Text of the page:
Being a nursing student has a lot to work on. There is a lot of content that needs to be memorized regarding anatomy, biology, math, and chemistry, so writing often gets pushed to the back burner. And yet writing is such an essential skill that if not mastered, one can actually fail in their academic studies. It need not be intimidating to write; there are a few tips that if mastered, every nursing student can rest assured that poor writing does not become the focal point of student work. The following is a list of best writing practices that will serve nursing students long after graduation:
1. Know your audience
Make sure to clarify if the professor wants the work written in first, second, or third person. I guess this could also be titled, “Know your Professor”. Most of the times the professor is a conservative who likes the old writing style and may deduct marks if you write against his favorite style. The possible solution is to see the thesis written by your senior students of immediate batches. This will give you an idea of the acceptable writing styles, type of papers, citations and other stuff. Sometimes professors have set a format for their students. You need to get that format first. Otherwise, despite being the best thesis in terms of material, it can be rejected simply because you did not adhere to the benchmark.
2. Stop the Pressure
One of the biggest sources of writing block can be worrying that one’s academic writing will be garbage. Remember not to write for the drawer. Get out that laptop and start typing. Writing done at the last minute, pulling an all-nighter is guaranteed to be worse than something that was prepared while the ideas are fresh and not forced. The best way of doing this is to start writing your thesis at the beginning of the session. As you go on passing your courses you will get more and more knowledge, methods of research and information for your thesis. Some students have fear even from the beginning that they won’t be able to write a thesis or dissertation, so they start talking to people from whom they think they can get it. Were these students committing at the beginning of the session that they have the ability to do that they would definitely end up doing that on their own.
3. Contain One’s Self
A big mistake that is often made by students is to get caught up in vocabulary and using flowery phrasing. This is not something 99% of the professors are interested in. They want to train the nursing student to think quickly on their feet and communicate clearly in writing. So give the thesaurus a little break. Don’t try to impress your professor with your vocabulary and sentence structure. He’s interested in your material, your research methods, your sources and your final conclusion, even if it’s in plain English. Most students don’t realize this until they start their professional career. Because they are accustomed to getting praised by their high school teachers for using difficult vocabulary and sentence structure.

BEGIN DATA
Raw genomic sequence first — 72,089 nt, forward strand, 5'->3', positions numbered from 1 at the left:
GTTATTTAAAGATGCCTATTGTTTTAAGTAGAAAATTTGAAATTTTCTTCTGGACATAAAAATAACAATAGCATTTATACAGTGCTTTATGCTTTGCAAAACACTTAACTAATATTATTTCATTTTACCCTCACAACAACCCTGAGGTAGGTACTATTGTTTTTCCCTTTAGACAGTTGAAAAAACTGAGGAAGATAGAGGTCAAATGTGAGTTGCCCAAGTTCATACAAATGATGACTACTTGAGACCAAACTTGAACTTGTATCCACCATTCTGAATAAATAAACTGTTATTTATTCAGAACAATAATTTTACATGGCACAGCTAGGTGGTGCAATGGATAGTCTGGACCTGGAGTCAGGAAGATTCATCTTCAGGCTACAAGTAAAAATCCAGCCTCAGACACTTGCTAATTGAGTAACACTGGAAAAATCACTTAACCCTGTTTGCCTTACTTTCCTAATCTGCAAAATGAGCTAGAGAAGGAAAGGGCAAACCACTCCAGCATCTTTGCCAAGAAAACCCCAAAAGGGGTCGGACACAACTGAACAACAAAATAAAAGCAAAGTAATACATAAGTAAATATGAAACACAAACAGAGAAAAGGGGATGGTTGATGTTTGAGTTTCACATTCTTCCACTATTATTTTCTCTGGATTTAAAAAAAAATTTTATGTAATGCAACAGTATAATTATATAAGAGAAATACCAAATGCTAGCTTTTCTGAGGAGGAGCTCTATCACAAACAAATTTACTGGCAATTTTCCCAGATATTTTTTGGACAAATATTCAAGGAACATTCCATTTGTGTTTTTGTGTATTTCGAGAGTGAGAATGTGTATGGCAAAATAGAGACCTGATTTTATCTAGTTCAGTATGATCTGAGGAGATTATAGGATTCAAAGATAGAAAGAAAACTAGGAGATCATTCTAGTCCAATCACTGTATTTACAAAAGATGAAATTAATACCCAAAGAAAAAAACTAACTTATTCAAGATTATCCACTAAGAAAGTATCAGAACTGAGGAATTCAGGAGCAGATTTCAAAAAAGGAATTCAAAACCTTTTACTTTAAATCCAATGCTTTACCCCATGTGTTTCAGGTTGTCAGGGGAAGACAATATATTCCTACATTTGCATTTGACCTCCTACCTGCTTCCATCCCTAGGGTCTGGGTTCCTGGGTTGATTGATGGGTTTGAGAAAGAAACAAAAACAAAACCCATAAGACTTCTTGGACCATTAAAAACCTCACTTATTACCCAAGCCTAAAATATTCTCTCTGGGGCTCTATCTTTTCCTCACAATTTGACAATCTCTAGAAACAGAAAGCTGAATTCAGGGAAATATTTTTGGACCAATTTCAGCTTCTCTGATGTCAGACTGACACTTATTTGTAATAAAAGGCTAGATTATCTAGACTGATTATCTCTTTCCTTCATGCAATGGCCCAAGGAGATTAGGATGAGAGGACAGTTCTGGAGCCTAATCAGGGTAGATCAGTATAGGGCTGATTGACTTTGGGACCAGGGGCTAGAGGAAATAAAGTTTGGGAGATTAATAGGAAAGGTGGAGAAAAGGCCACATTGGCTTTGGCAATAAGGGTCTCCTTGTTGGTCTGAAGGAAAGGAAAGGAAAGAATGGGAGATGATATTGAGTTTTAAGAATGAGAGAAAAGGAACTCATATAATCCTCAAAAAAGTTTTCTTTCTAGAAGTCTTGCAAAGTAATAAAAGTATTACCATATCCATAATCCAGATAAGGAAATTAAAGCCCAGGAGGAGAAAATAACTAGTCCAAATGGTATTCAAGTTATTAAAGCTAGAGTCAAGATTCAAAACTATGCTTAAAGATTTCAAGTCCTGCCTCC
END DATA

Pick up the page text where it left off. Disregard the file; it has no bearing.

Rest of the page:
4. Get into the Reader’s Shoes
It is important to be very clear when writing. This can be accomplished by thinking, ‘if I were the audience reading this for the first time, would I understand what I am trying to convey’? Of course, professors and doctors understand medical terminology, so no need to break down the jargon for them. But if you have to write a document for the general public, or the administrative staff, or a patient even, then the tone and language used should invariably change. Make your thesis as user-friendly as possible so that it can be recommended to persons from all professions.
5. Use Passive Voice Sparingly
“The dog was walked today”. “Mistakes were made”. These type of sentences lack a crucial element- who to attribute these actions to. Instead, try to be more direct if possible. However, don’t get caught up in making all the sentences active voice. That will give you a headache. Just try to keep this in mind because it is excellent academic writing practice. This is another way of saying that use simple and easy-to-understand English. Focus on the material rather than the language.
6. Take a Writing Class in University
Unfortunately, all the best writing tips cannot be learned from one article (see, and here, goes the passive voice again. I will try to take a more direct approach). You will not learn everything you need to know about academic writing from this article. There, I said it. A class that contains an element of teaching academic writing will be an excellent choice for any nursing student to hone the particulars of sentence structure- such as grammar. Another option would be to get essay writing help online to meet your assignment and homework deadlines.
7. Be Persistent
As in anything, perseverance will pay off when it comes to mastering academic writing. Even nursing students can find their writing voice, and get into a rhythm of acceptable academic vernacular. Try to pay attention to feedback on anything when it comes to writing and then look at the tips above. What is the professor saying here? Maybe I need to use more active voice, or less active voice (sometimes reports are deliberately written in passive voice). There could be issues with the clarity of your writing. Try to figure out what is going wrong and then work a little to fix it. You can do it.
Academic writing will be an adjustment for nursing students. However, try not to be alarmed or dismayed. Many nurses have gone before you who found this area of academics a challenge. Some get through school without even mastering it. But the rewards in personal satisfaction and career success outnumber the temporary discomfort of focusing on the proper usage of semicolons. Therefore the above academic tips can be instrumental for nursing students if they want to stand out from others.
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